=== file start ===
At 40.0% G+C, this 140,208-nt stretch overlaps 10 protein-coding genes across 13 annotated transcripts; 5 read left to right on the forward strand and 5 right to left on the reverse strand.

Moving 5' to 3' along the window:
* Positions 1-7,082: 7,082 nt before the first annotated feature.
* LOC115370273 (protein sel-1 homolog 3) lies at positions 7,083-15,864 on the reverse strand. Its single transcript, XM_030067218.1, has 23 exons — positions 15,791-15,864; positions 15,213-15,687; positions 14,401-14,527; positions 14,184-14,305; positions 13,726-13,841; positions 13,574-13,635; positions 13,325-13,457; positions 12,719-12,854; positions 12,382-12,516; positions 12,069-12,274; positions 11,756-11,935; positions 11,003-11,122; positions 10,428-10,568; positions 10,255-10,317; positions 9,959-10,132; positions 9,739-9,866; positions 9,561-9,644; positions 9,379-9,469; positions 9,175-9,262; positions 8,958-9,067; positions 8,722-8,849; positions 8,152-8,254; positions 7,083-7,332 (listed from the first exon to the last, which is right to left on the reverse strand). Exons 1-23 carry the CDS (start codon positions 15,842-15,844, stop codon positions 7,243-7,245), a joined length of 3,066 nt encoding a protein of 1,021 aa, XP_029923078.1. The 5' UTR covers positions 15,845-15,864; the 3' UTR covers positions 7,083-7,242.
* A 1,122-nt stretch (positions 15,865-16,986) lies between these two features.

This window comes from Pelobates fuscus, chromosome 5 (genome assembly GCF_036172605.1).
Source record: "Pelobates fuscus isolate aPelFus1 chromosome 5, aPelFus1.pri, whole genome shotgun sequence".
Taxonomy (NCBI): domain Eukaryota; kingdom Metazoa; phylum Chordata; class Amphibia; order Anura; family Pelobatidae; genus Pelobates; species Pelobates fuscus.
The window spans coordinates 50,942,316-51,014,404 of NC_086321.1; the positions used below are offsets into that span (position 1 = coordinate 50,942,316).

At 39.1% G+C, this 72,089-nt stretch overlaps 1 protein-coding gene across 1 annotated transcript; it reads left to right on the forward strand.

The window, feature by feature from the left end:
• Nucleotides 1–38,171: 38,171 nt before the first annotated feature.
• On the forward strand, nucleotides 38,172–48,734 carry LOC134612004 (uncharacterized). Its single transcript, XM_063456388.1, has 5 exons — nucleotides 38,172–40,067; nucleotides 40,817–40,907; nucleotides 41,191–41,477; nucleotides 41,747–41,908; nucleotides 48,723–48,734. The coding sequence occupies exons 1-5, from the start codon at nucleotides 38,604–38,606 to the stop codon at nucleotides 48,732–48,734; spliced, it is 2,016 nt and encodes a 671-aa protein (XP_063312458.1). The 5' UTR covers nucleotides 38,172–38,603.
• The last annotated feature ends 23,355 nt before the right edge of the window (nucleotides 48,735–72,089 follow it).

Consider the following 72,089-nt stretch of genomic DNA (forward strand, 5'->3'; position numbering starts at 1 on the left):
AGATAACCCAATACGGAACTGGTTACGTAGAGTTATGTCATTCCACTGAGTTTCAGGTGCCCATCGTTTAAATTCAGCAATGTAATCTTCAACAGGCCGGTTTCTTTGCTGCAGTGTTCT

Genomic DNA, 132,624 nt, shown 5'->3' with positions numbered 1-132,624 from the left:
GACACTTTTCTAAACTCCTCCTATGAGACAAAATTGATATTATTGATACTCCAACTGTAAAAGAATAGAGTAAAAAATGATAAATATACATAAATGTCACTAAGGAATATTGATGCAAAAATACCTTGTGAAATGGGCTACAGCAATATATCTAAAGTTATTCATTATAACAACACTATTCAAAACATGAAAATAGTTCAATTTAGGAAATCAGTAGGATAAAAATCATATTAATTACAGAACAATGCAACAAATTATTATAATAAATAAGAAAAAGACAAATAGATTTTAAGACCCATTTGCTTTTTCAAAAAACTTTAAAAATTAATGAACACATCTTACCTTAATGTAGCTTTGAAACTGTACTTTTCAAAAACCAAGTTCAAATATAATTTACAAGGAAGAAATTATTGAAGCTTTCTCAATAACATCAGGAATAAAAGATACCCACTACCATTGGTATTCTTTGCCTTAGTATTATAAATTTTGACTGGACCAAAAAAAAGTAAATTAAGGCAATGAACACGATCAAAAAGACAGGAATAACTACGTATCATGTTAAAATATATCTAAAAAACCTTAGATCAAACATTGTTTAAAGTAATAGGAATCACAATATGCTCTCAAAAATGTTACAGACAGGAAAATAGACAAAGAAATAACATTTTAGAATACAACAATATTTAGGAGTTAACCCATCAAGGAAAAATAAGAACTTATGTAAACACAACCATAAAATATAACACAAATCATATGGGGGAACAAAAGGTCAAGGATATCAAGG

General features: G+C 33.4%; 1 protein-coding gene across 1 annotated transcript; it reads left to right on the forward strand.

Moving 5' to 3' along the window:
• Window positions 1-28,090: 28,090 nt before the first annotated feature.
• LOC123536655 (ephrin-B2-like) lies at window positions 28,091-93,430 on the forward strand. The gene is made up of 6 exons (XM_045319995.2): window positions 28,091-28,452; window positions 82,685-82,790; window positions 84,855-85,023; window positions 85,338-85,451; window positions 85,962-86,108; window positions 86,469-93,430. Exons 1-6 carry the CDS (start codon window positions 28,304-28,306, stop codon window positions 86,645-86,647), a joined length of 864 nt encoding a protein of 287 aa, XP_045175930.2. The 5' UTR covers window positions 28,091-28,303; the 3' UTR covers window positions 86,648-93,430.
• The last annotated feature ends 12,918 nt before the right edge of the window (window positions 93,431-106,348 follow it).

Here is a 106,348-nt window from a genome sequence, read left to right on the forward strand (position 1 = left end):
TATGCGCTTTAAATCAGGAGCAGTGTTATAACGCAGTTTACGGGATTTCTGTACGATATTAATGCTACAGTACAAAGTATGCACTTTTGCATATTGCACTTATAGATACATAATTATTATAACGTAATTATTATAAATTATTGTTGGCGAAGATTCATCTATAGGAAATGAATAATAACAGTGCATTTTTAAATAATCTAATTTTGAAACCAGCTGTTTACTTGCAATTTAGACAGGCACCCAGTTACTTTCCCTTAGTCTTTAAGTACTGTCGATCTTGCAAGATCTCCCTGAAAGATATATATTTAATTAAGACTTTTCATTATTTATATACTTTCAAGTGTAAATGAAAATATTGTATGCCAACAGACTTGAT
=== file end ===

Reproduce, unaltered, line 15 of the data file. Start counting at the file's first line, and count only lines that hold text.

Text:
Consider the following 72,089-nt stretch of genomic DNA (forward strand, 5'->3'; position numbering starts at 1 on the left):